Methods and Guidance for Testing the Efficacy of Antimicrobials against Biofilm Bacteria on Hard, Non-Porous Surfaces

The Environmental Protection Agency is announcing the availability of two test methods (MB-19 and MB-20) for evaluating the efficacy of antimicrobial pesticides against two biofilm bacteria, Pseudomonas aeruginosa and Staphylococcus aureus, as well as regulatory guidance for pesticidal claims for those products. These test methods and guidance provide a framework for registrants who seek to make a claim for antimicrobial pesticide products to control these bacteria on hard, non-porous surfaces.

Under the Federal Insecticide, Fungicide, and Rodenticide Act, the registrant of an antimicrobial product with a public health claim is required to submit efficacy data to EPA in support of the product’s registration.  

Bacterial biofilms excrete a slimy, glue-like substance (extracellular polymeric substances, called the biofilm matrix) that facilitates attachment to many hard surfaces such as glass, metals, and plastics, which are commonly found in health-care settings. The substance embeds bacteria with protection from dehydration and other environmental stresses, and can interfere with the action of chemical disinfectants.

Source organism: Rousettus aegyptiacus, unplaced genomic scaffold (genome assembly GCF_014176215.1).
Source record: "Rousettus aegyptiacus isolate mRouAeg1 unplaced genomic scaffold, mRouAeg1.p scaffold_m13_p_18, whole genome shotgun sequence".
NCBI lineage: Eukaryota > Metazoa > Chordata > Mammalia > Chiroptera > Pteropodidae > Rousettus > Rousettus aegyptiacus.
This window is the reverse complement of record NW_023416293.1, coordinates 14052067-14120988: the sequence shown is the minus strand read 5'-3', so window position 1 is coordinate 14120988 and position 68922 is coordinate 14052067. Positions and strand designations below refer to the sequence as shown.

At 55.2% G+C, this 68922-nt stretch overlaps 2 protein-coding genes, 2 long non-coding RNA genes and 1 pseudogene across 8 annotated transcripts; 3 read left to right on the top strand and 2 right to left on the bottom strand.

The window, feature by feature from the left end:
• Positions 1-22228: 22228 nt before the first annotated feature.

EPA solicited comments on the clarity of the test methods and the regulatory guidance in October 2016. The agency is also working with ASTM International, a standard-setting organization, on adoption of these test methods as official ASTM standards.

The agency’s response to comments and other documents associated with this action are available in docket EPA-HQ-OPP-2016-0357 at http://www.regulations.gov. The methods and guidance are found at be http://www.epa.gov/pesticide-analytical-methods.

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